DRACUT — The three-story building sits, sunny and open, on a rural, quiet residential street. Inside, child-made arts and crafts festoon the walls, and the feel is that of a kindergarten — cheery, comforting, with toys and games all about.
A large painted mural of a city skyline adorns one living room wall. The place is new, with decorations still being unpacked and hung up. White, wooden letters spelling out “HEROES” lie on the floor, adorned by a collage of Marvel and DC comics characters. The staff is still not sure where to place them.
The Little Heroes Home feels anything but clinical or institutional — and that’s the point.
Funded by the state’s Department of Children and Families, the group home for children ages 5 through 11 is the first of its type for the Justice Resource Institute, a Needham-based agency that began in 1973. It’s meant for kids who have suffered trauma, including abuse and neglect, in the hope that early intervention can help them grow into stable adults.
It’s meant to be a temporary home for them. The state’s goal is to reunite the children with their extended family members or to find foster or adoptive homes for them — to spare them, if at all possible, from growing up in a succession of institutions.
But the foster-care model on which the state relies clearly doesn’t work for all kids. Indeed, of the first 12 children to live at Little Heroes, 10 have already been in the foster system. None of them came directly from foster care to the home, said Kathleen Jeffery, its director. Instead, they all came from hospitals or other programs that provided them short-term, emergency beds.
One, a 7-year-old girl, came from a hospital.
“Since she’s been here, she’s been doing fantastic,” said Jeffery.
Then there are two brothers, ages 7 and 8.
“It’s good they were able to stay together,” she said.
Jeffery declined to name the children for privacy reasons, but said the stories of all 12 are similar: backgrounds of chronic abuse and trauma, with disruptive placement in foster homes that didn’t work for them. Now, they’re here to develop coping skills.
These are kids, said Joseph Spinazzola, a psychologist who serves as the institute’s vice president of behavioral health, to whom “everything’s a danger.” They often exhibit a heightened stress response that causes them to lash out or freeze in situations they find menacing. They have, he said, been forced at an early age to deal with life in ways that are “heroic and almost superhuman.”
Thus the home’s superhero theme, one that is reinforced throughout the place, right down to the Superman shirt worn by Ellie, a friendly, dachshund mix owned by Sarah Kostecki, the home’s director of operations and clinical services.
The goal, said Spinazzola, is to take the kids’ incredible energy and channel it into productive ways of coping, including positive interactions with peers and a newfound sense of trust.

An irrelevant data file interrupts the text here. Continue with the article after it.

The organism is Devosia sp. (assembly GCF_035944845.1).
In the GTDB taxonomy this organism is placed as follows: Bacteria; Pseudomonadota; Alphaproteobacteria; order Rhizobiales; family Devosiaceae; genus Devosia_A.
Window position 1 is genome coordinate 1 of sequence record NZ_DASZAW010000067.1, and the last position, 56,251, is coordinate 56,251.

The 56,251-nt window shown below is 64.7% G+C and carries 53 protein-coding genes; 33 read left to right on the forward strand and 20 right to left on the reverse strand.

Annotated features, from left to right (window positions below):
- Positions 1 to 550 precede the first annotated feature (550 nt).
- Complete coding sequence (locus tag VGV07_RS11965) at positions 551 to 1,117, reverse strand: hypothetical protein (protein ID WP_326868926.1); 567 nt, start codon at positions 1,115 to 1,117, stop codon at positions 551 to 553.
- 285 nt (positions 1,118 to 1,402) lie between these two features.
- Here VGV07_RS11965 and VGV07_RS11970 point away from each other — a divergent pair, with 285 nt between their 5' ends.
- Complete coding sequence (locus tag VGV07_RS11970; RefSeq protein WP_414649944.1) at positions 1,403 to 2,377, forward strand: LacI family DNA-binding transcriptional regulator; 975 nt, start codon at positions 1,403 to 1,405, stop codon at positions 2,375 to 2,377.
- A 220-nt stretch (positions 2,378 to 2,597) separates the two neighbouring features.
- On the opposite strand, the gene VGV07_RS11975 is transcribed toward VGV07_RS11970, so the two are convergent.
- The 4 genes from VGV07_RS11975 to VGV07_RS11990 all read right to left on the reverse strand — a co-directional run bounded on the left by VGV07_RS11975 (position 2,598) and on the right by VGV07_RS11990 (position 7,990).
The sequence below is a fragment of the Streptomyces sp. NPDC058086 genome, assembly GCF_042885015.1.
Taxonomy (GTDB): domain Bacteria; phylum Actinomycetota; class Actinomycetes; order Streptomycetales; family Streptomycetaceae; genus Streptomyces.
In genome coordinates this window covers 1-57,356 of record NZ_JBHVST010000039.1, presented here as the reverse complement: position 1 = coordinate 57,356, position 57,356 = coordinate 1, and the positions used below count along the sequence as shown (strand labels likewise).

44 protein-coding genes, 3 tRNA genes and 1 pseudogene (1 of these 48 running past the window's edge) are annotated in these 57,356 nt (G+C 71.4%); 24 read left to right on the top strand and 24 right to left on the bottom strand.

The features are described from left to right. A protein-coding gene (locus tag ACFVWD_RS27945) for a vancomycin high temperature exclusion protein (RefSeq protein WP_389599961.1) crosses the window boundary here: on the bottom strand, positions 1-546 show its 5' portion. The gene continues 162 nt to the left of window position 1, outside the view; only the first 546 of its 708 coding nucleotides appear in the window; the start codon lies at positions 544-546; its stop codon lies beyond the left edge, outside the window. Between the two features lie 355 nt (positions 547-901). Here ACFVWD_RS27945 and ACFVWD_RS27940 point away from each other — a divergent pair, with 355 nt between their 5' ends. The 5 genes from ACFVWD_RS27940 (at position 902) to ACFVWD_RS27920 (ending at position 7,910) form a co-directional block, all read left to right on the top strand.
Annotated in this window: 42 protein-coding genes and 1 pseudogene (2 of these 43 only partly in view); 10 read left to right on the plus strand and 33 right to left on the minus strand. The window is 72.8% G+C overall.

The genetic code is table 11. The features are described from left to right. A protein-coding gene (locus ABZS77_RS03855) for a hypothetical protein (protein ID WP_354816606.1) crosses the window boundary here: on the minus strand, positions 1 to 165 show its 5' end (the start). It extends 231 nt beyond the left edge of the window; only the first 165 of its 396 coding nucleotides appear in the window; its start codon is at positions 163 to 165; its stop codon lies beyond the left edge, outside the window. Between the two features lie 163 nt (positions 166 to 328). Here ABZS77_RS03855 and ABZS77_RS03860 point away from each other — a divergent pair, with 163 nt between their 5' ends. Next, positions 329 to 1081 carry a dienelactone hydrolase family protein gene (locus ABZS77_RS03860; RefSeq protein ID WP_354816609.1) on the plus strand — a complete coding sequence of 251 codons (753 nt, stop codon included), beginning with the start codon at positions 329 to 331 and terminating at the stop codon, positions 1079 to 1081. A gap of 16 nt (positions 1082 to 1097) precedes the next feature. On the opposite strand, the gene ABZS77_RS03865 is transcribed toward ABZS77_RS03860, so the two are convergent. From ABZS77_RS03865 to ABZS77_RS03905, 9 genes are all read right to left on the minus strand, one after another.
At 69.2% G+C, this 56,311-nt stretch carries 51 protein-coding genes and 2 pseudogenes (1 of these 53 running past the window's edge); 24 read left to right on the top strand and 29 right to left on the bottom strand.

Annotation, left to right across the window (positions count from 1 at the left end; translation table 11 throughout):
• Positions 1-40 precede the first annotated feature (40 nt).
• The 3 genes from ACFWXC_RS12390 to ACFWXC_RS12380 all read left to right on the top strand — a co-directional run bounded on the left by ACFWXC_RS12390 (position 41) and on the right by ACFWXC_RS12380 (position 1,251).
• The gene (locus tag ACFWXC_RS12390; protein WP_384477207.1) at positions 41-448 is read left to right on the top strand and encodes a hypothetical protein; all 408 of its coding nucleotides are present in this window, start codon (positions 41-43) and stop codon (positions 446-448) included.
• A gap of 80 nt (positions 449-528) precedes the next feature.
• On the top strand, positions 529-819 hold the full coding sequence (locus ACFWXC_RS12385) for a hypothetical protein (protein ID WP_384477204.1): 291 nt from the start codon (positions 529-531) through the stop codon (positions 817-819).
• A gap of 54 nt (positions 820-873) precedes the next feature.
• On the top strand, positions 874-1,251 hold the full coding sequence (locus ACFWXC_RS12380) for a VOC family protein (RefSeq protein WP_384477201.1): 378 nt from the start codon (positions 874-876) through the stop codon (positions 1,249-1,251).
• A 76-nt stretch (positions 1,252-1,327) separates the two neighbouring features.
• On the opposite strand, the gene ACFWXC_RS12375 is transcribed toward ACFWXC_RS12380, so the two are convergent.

“Not everything is a life-and-death situation,” Spinazzola said. The children are “still superheroes, but in a way that’ll lead to good outcomes, . . . [so that they’ll] not be seen as villains in society, as often happens. We want to help them thrive.”
Aligned with this theme is the “bat cave,” a small, darkened room painted so that visitors can draw or write on its walls. It functions as a safe space for children who need time alone. Although the room is never used as a mandatory time-out venue or for punishment, staffers will sometimes encourage kids to step into it with them if they’re not getting along with their peers or seem to need a breather.
In the world of such institutions, the idea is hardly new. But program director Cindy Powers said the execution here is what sets it apart. The bat cave “is a little more creative. It’s a little more cool . . . [they’re] not seeing it as a punishment,” she said. It’s very much in keeping with the home’s suburban vibe — the lawn, the basketball hoop in the driveway — all meant to give it a feel other than that of a shelter for child trauma victims.
Just how long each resident will call the place home is decided on a case-by-case basis.
“The state’s child department owns [each] case,” said Jeffery. “They have a goal, whether it’s reunification or adoption or placement in foster care.”
But the state’s end goal is always to get these kids out of the institution and into a family setting, sometimes with extended family members who were not responsible for the children’s traumatic pasts.
“There’s a lot more family involvement than we anticipated,” Jeffery said.
Family members, accompanied by social workers, sometimes visit the children, or vice versa, although so far not overnight.
Just how great the need is for such programs statewide is hard to determine: The Department of Children and Families, a spokeswoman said, doesn’t maintain master waiting lists for group homes or foster placement. Within four weeks of its July 18 opening, however, the Little Heroes Home had a waiting list.
“I think the genesis of this program really has been the challenges that the state’s agency has been facing,” said Andy Pond, the Justice Resource Institute’s president and CEO. “There’s a need to provide intensive support for this small but needy population.”
And to help such kids readjust back into a traditional home life.
“If we can reach children at a younger age,’’ said Powers, the program director, “it will help them go forward in life.”Vanessa Nason can be reached at email@example.com.